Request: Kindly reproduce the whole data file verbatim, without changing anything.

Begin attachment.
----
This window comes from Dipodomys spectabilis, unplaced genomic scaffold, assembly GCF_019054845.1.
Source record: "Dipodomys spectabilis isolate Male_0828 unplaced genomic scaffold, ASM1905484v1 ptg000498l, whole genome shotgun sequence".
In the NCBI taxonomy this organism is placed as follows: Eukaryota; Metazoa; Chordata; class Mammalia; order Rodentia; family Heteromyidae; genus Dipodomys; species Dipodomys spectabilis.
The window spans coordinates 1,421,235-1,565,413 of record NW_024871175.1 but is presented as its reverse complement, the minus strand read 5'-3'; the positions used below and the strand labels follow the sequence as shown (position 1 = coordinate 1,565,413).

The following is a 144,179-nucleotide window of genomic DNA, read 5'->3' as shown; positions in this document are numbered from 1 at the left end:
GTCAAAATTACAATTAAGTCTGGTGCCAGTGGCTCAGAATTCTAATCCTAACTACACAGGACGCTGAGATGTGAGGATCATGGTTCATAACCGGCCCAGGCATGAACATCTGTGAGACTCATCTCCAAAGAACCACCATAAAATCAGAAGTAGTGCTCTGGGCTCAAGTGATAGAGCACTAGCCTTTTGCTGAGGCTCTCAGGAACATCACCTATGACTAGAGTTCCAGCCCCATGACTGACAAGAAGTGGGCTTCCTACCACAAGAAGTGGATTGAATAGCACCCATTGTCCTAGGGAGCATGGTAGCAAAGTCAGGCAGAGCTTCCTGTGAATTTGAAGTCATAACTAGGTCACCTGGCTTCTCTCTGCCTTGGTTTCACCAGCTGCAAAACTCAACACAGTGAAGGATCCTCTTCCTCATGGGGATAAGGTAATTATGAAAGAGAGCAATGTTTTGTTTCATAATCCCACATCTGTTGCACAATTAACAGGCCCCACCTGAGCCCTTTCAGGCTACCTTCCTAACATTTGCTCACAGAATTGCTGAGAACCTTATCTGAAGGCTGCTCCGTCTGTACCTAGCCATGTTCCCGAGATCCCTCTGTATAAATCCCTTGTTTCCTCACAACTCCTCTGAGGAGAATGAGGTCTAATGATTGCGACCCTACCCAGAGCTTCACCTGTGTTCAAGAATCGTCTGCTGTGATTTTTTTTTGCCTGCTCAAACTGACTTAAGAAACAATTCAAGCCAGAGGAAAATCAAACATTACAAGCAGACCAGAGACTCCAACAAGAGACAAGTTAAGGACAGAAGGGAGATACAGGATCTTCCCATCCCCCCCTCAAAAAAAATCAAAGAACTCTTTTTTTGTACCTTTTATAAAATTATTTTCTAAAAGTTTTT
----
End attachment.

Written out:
This window comes from Dipodomys spectabilis, unplaced genomic scaffold, assembly GCF_019054845.1.
Source record: "Dipodomys spectabilis isolate Male_0828 unplaced genomic scaffold, ASM1905484v1 ptg000498l, whole genome shotgun sequence".
In the NCBI taxonomy this organism is placed as follows: Eukaryota; Metazoa; Chordata; class Mammalia; order Rodentia; family Heteromyidae; genus Dipodomys; species Dipodomys spectabilis.
The window spans coordinates 1,421,235-1,565,413 of record NW_024871175.1 but is presented as its reverse complement, the minus strand read 5'-3'; the positions used below and the strand labels follow the sequence as shown (position 1 = coordinate 1,565,413).

The following is a 144,179-nucleotide window of genomic DNA, read 5'->3' as shown; positions in this document are numbered from 1 at the left end:
GTCAAAATTACAATTAAGTCTGGTGCCAGTGGCTCAGAATTCTAATCCTAACTACACAGGACGCTGAGATGTGAGGATCATGGTTCATAACCGGCCCAGGCATGAACATCTGTGAGACTCATCTCCAAAGAACCACCATAAAATCAGAAGTAGTGCTCTGGGCTCAAGTGATAGAGCACTAGCCTTTTGCTGAGGCTCTCAGGAACATCACCTATGACTAGAGTTCCAGCCCCATGACTGACAAGAAGTGGGCTTCCTACCACAAGAAGTGGATTGAATAGCACCCATTGTCCTAGGGAGCATGGTAGCAAAGTCAGGCAGAGCTTCCTGTGAATTTGAAGTCATAACTAGGTCACCTGGCTTCTCTCTGCCTTGGTTTCACCAGCTGCAAAACTCAACACAGTGAAGGATCCTCTTCCTCATGGGGATAAGGTAATTATGAAAGAGAGCAATGTTTTGTTTCATAATCCCACATCTGTTGCACAATTAACAGGCCCCACCTGAGCCCTTTCAGGCTACCTTCCTAACATTTGCTCACAGAATTGCTGAGAACCTTATCTGAAGGCTGCTCCGTCTGTACCTAGCCATGTTCCCGAGATCCCTCTGTATAAATCCCTTGTTTCCTCACAACTCCTCTGAGGAGAATGAGGTCTAATGATTGCGACCCTACCCAGAGCTTCACCTGTGTTCAAGAATCGTCTGCTGTGATTTTTTTTTGCCTGCTCAAACTGACTTAAGAAACAATTCAAGCCAGAGGAAAATCAAACATTACAAGCAGACCAGAGACTCCAACAAGAGACAAGTTAAGGACAGAAGGGAGATACAGGATCTTCCCATCCCCCCCTCAAAAAAAATCAAAGAACTCTTTTTTTGTACCTTTTATAAAATTATTTTCTAAAAGTTTTT